Les raisins de la mort/The Grapes of Death
- The Grapes of Death review by NP
When settling down to watch a Jean Rollin film, the viewer is fairly sure it will contain either nude/semi-nude vampires, a beach scene, two young girls as main characters and/or much surrealist atmosphere. Such things are the staple of the prolific French director.
It’s something of a surprise then, to find none of these elements here. At first, two girls appear to be the film’s main double act, but one of them is killed a couple of scenes later in one of many shock twists this tale has to offer.
This is Rollin’s most straightforward horror film. And it is truly frightening. Of course, there are scenes that border on the dreamlike, such as a blind girl dressed in white tiptoeing unknowingly into the path of many zombie-like creatures that literally stumble out of the shadows.
There also appears to be a decent budget here, one that provides a realistic beheading (another unexpected moment), many explosive effects and some truly repellent make-up for the many characters infected by the ‘grapes of death’. The scenery is breath-taking and beautifully shot – often in conditions so cold, that apparently the putrefaction make-up would freeze to the actors’ faces.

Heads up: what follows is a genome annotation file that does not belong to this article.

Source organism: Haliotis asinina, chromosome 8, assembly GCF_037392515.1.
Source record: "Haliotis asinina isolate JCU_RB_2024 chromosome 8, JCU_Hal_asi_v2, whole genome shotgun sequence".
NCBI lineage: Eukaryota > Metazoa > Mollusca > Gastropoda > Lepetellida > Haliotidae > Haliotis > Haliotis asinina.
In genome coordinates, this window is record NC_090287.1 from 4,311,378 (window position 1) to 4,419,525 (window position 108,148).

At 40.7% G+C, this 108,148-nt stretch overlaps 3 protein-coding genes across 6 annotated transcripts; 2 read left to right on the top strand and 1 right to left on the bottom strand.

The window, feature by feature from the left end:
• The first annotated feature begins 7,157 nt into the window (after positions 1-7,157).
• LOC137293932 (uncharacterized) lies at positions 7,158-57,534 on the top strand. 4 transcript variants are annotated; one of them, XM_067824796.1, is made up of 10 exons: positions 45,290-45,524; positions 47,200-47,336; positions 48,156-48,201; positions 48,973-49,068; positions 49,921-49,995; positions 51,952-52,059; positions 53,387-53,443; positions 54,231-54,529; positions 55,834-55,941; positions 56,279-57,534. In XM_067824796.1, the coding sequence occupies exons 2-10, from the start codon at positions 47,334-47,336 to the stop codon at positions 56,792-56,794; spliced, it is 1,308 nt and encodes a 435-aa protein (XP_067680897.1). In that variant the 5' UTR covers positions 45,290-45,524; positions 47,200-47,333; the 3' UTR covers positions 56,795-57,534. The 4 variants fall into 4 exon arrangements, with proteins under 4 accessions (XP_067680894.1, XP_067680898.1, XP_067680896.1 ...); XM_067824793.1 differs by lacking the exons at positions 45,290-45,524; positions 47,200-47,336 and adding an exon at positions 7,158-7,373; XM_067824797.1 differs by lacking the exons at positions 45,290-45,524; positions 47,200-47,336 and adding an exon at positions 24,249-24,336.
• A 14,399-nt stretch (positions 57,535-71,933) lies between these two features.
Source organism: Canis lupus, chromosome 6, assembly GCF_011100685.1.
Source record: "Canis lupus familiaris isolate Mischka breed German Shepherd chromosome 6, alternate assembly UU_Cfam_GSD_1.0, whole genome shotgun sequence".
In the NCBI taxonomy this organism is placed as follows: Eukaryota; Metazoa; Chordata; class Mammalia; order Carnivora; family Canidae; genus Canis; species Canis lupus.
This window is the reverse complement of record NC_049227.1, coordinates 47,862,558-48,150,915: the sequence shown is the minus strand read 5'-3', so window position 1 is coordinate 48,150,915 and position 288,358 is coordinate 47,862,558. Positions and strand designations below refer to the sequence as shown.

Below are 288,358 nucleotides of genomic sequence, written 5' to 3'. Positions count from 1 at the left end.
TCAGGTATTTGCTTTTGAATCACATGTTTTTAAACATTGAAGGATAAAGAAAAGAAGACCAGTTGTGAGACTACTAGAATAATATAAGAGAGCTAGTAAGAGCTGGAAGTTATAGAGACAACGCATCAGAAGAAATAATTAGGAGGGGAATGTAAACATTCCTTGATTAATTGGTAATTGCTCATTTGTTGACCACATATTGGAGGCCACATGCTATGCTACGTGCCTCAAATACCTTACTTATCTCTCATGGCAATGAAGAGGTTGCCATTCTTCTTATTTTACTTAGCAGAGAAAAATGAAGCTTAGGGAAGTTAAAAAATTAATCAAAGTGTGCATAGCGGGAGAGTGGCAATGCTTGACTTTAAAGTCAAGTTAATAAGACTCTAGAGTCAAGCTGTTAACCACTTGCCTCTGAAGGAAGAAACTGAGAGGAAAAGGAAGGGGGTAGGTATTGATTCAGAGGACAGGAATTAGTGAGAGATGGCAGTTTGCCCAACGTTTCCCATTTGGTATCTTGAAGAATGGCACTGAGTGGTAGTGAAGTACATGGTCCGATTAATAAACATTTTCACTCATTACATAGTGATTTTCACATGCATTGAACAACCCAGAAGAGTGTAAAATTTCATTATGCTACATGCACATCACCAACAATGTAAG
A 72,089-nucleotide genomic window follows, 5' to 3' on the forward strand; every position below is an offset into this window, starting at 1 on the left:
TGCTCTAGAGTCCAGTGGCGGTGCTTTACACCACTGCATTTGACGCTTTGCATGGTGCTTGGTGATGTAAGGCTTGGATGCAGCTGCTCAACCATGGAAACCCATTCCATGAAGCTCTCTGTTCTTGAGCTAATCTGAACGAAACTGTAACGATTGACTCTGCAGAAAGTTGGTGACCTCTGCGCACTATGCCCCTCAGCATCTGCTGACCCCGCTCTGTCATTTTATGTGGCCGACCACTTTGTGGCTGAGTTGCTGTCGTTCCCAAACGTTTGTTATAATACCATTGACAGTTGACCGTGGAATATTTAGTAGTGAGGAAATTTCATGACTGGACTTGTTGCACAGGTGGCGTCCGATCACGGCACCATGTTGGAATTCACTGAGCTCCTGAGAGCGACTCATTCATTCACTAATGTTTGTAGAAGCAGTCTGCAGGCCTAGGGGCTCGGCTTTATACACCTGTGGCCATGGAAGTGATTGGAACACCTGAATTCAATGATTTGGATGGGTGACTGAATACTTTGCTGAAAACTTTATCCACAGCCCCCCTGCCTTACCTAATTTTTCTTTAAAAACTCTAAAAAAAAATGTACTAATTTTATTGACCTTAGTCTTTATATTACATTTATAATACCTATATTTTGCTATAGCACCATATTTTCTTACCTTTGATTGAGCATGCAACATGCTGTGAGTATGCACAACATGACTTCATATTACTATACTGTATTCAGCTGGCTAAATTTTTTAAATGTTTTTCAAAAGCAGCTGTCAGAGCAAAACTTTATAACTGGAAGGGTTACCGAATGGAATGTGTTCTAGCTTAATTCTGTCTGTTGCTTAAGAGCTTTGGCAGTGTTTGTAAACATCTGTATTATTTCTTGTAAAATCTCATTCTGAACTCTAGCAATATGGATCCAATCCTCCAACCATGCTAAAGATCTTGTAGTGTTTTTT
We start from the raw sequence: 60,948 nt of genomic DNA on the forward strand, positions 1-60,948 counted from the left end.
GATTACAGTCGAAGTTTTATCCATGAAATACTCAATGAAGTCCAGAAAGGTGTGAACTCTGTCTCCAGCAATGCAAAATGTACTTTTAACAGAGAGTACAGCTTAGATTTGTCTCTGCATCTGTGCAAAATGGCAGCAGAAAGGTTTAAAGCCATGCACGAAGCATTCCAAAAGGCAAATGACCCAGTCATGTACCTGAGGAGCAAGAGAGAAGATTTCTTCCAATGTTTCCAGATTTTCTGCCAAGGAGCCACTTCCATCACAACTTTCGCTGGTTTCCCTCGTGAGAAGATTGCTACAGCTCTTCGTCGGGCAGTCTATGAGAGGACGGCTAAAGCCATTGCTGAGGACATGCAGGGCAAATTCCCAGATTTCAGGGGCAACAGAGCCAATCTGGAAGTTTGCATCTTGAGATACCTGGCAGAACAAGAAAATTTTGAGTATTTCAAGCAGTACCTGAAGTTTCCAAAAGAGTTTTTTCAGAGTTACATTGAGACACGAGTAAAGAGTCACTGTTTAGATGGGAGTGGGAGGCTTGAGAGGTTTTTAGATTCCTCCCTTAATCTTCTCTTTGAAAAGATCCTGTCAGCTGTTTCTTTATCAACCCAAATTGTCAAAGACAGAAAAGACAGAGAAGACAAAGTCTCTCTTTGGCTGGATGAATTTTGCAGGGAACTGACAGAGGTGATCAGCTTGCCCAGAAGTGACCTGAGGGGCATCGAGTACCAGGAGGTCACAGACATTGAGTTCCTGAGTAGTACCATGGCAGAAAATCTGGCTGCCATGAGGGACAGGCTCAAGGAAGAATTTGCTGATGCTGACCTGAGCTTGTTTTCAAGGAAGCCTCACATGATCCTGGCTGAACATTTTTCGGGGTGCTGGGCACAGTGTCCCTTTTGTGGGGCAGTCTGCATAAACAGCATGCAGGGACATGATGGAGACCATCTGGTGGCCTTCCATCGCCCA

Through it all, seemingly immune to the virus, is Elisabeth (Marie George Pascal) – well, until the final scene; the film is open-ended, open to interpretation. I would recommend this to anyone new to Rollin’s work.
My favourite scene involves a decaying man who chases Elisabeth back into her parked car, which naturally fails to start. As she locks the doors, he head-butts the glass to the front door, leaving much of his dissolving forehead on the glass as he recoils to butt it again. Truly stomach churning.
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